Target has the cool factor nailed, too. Stores are always stocked with trendy, desirable merchandise. I’m always amazed at how quickly trends appear in Target stores. Holiday decorations look like a Pinterest board. They always have the latest cool beer, wine and liquor. (California Targets have an entire aisle devoted to liquor. Hooray for us!) Clothing choices are cheaper versions of what can currently be found in Vogue. The grocery section carries many of the same items that sell out at Whole Foods.

Shopping at Target doesn’t just make me feel happy – it makes me downright giddy because so many desirable yet affordable items are available in one store.

How can credit unions implement functional branding? The entire mindset of the organization must change. Credit unions focus on delivering products and services, not delivering an emotional cooperative experience. That most members don’t know what makes a credit union different from a bank speaks volumes about the community’s failure in this area.

Food cooperatives, on the other hand, do an excellent job of functional branding. They face the same challenges as credit unions, attempting to deliver similar products as a grocery store, but in a smaller space and with fewer resources. However, they do more than just sell produce and quinoa. Some require members to work a few hours per month at the store, which allows the co-op to discount food prices by as much as 25%. Others provide education on such trendy topics as drought resistant gardening, water harvesting, urban chicken farming and vegan cooking. These classes don’t necessarily sell more products, but they provide an emotional experience for members that reinforces brand loyalty.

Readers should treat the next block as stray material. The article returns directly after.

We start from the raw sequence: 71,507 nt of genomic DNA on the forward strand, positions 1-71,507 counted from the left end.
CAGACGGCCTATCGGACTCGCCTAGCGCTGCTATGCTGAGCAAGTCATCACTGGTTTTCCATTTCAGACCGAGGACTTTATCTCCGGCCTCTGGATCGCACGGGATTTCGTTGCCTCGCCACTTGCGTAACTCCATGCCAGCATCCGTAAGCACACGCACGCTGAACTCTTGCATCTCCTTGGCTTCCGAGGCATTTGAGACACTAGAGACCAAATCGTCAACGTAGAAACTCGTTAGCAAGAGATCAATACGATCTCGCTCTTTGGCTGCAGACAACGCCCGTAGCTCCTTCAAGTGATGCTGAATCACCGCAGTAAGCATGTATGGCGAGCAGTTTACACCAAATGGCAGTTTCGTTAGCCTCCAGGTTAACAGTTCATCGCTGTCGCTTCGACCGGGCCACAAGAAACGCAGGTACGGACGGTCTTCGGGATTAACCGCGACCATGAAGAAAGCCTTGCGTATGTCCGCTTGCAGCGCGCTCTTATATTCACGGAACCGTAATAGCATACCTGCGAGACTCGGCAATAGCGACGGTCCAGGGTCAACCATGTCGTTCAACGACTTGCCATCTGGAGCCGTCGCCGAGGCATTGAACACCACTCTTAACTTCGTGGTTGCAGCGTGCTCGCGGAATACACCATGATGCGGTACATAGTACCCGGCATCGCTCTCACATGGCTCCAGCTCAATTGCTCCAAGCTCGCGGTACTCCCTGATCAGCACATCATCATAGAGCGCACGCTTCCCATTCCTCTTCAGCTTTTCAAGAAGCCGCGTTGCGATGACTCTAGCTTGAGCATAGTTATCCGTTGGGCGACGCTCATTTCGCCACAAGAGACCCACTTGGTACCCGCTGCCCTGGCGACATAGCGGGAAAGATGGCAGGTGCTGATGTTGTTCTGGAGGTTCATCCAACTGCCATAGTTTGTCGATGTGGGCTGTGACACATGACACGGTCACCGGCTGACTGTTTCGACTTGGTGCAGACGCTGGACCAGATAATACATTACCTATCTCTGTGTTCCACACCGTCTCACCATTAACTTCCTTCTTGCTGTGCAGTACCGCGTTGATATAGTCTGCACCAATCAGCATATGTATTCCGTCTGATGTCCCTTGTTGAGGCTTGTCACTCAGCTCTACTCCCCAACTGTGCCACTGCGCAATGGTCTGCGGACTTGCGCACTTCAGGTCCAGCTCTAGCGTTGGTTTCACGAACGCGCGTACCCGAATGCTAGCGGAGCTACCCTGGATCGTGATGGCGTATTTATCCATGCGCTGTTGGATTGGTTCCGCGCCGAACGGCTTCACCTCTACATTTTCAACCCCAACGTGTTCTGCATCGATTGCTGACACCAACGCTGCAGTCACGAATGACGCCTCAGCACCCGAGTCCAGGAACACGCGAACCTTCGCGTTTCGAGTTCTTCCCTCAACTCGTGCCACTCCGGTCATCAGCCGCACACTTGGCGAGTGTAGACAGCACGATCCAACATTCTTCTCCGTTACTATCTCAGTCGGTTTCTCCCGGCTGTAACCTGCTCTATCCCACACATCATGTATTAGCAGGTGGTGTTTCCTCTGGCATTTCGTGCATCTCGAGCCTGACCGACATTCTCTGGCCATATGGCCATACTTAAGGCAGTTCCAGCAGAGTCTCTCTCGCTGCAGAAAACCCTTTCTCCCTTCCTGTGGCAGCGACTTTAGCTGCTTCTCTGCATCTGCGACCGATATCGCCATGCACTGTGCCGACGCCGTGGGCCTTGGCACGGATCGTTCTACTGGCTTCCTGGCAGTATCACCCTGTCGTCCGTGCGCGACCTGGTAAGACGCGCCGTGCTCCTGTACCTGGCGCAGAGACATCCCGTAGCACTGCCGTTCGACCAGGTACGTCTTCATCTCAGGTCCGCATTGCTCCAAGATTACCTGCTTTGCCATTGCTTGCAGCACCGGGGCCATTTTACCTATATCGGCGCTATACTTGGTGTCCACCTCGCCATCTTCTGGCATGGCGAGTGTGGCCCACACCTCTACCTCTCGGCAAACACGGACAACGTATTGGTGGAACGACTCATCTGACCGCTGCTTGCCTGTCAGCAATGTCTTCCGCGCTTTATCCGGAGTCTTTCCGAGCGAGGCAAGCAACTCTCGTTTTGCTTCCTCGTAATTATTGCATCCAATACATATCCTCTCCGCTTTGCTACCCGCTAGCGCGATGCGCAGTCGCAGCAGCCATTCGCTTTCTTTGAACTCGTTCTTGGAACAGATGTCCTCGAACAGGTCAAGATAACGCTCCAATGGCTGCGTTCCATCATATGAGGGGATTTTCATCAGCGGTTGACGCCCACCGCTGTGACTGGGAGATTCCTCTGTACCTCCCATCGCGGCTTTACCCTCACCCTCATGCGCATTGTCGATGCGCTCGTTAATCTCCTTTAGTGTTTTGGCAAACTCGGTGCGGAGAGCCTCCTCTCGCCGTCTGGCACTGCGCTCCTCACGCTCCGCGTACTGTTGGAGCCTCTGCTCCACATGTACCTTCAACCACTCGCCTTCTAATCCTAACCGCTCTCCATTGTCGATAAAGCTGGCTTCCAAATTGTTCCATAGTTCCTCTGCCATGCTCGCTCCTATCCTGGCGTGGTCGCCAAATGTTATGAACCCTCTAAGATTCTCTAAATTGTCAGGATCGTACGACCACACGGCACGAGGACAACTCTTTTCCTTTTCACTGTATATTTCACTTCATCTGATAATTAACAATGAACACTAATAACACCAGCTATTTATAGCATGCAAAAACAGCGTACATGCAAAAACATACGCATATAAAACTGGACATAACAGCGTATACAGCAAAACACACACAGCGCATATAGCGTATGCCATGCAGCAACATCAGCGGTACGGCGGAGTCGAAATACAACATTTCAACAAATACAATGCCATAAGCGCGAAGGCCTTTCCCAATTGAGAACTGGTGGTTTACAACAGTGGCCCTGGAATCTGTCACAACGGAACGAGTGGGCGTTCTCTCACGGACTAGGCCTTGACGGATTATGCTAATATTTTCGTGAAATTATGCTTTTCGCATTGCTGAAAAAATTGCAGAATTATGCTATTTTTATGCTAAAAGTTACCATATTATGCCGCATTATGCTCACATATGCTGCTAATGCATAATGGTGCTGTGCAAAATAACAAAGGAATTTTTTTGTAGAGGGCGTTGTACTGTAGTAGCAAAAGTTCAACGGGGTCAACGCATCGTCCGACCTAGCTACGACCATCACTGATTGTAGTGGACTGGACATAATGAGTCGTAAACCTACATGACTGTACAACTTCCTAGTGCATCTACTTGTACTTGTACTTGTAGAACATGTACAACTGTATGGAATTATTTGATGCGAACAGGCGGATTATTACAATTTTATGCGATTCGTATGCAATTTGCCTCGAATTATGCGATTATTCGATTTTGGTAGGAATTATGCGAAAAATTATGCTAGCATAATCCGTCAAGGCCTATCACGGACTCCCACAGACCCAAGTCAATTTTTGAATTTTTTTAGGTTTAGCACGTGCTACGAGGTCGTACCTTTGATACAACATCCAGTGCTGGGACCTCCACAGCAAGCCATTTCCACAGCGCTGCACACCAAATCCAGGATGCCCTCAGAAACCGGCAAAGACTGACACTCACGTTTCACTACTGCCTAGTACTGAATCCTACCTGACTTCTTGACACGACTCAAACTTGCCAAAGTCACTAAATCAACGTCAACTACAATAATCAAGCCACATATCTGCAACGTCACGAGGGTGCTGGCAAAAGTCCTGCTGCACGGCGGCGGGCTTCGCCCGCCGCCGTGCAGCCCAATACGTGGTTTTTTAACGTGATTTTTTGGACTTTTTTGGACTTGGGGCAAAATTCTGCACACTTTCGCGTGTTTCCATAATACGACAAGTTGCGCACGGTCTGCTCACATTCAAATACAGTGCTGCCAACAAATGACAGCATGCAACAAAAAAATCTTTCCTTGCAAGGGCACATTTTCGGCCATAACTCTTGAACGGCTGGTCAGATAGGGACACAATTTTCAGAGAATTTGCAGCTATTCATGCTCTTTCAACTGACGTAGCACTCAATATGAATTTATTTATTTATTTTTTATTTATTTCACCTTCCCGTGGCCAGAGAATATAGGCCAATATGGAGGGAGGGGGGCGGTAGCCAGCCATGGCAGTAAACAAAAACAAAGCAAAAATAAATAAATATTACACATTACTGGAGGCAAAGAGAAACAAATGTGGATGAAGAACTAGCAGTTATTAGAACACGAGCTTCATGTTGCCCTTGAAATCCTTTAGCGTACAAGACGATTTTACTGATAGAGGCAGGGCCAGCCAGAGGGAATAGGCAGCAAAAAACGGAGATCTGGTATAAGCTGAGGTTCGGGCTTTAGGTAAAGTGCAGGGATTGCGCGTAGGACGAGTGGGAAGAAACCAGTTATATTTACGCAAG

Sure, credit unions also provide financial education, but the topics haven’t changed much over the past 40 years. Think back to when your credit union first offered a retirement planning or home buying seminar. Was urban chicken farming even a thing? And if your education only serves as a means to sell more products or services, you’re not any better than a bank.

One of my clients, CHROME Federal Credit Union, understands the concept of functional branding. CHROME doesn’t just sling checking accounts and HELOCs; it exists to help members meet their financial goals. Not the credit union’s goals, but members’ goals; there’s a difference.

CHROME’s mobile banking is state of the art, and includes a financial goal setting and achieving component. The credit union’s blog is excellent; a post this week helps members organize a dream wedding on a budget, using tips learned from a recently married employee. Last year, the blog allowed members to anonymously share the name of a family in need, so the credit union could provide the family with a Thanksgiving dinner.

Weddings. Helping needy families. These are emotional connections CHROME’s brand makes with its members that go beyond financial products and services.

This different mindset is crucial if credit unions wish to attract new members, especially young ones.

Heather Anderson

Heather Anderson

Heather Anderson is co-founder of OmniChannel Communications, a marketing company that serves fintech and asset/liability management firms. Previously, she was executive editor of Credit Union Times. She has more ... Web: Details